Redrum, I do not do leg extensions or curls but I'll think about adding them if it would help. I'm doing a bastardized dumbbell version of Starting Strength at home plus dumbbell calf raises and toe raises, but I'm finally maxing out on what I can do at home for some lifts so I'll be moving my sessions into the gym sometime in the near future.

                       

                      Lily, my shin pain is sorta-similar. Only in one leg, doesn't bother me at all while running, if I do feel a twinge I can pause and stretch it out briefly and be fine, but after running too fast or on hard surfaces it's tender (usually starts after an hour or two, or even longer). I A. am mildly paranoid about stress fractures and 2. move my two feet/legs somewhat differently (less flexible in my left ankle, among other things), so it would be nice to get a medical opinion and figure out if there's a way to overcome my weird biomechanics.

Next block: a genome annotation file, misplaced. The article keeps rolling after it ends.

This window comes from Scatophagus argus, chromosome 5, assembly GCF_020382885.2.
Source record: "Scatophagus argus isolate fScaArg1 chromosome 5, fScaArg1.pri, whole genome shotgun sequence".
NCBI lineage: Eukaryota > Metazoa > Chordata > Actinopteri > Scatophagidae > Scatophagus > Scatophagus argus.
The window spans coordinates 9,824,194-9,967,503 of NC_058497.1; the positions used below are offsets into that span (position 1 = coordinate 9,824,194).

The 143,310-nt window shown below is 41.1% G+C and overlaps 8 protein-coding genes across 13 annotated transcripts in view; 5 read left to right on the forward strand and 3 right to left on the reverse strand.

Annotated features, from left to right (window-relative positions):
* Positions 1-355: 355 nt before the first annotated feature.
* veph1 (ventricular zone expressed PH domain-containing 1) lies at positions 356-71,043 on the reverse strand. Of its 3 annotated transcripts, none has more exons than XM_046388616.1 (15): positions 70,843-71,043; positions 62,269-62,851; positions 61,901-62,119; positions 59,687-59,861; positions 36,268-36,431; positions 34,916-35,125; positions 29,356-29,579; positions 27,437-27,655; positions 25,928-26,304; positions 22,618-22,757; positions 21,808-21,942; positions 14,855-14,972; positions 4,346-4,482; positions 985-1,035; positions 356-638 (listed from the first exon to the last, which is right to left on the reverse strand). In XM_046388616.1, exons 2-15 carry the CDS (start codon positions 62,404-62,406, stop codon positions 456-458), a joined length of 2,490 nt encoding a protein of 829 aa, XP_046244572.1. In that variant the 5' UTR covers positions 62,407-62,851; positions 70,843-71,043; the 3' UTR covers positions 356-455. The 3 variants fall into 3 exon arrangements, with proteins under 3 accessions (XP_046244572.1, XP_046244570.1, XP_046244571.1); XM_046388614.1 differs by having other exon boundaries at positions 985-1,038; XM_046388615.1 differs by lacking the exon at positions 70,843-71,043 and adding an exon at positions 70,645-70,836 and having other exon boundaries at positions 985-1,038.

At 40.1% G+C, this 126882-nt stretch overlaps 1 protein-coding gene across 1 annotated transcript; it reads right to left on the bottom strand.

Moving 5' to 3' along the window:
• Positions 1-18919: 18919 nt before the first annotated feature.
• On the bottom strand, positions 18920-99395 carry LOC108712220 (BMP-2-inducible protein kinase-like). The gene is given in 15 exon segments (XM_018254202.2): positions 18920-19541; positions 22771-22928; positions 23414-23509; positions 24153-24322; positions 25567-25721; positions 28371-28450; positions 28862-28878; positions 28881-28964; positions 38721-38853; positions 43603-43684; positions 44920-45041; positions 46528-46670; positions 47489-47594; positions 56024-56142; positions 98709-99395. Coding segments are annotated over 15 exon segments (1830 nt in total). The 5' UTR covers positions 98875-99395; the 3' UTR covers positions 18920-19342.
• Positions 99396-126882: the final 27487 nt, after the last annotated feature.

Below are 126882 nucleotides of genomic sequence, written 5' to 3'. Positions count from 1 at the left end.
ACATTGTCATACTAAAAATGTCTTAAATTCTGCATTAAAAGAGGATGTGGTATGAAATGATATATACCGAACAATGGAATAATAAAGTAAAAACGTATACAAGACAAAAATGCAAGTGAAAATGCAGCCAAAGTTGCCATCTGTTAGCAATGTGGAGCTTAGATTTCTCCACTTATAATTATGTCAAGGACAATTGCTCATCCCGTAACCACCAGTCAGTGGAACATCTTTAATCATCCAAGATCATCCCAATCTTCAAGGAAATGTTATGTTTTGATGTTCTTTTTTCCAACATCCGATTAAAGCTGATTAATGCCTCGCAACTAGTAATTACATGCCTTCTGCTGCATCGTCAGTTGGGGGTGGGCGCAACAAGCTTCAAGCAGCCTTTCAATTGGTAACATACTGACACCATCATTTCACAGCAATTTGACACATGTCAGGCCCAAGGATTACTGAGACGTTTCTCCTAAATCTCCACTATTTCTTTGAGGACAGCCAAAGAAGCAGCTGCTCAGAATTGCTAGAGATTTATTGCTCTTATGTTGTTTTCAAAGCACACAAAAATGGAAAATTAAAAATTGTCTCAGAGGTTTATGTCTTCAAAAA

5K 23:36 (10/5/14)

                      10K 49:41 (10/13/14)

                      redrum


                      Caretaker/Overlook Hotel

                        I highly endorse them.  Provided they are on a good, safe machine.

                         

                        I started doing them about a year ago, consistently and was doing them specifically for runners knee but I think it helps stabilize the entire lower leg and knee combination as I just feel so much better the run following my leg workout.

                         

                        Keep it moderate.  I do 2 sets of 10 for each movement and don't push it to failure.  My long run usually follows my weight workout so I remind myself this ain't bodybuilding, it's just exercising.  I do these after squats which are certainly the single best exercise you can do, but I don't push it there either.

                         

                        When I skip extensions/curls, I feel that I am worse for it.

                         Randy

                          I'm the same way as you.  I always tend to over do it, but you know what probably will happen if you get out there today, so you know what you need to do to avoid something serious, which would suck worse than taking one day off.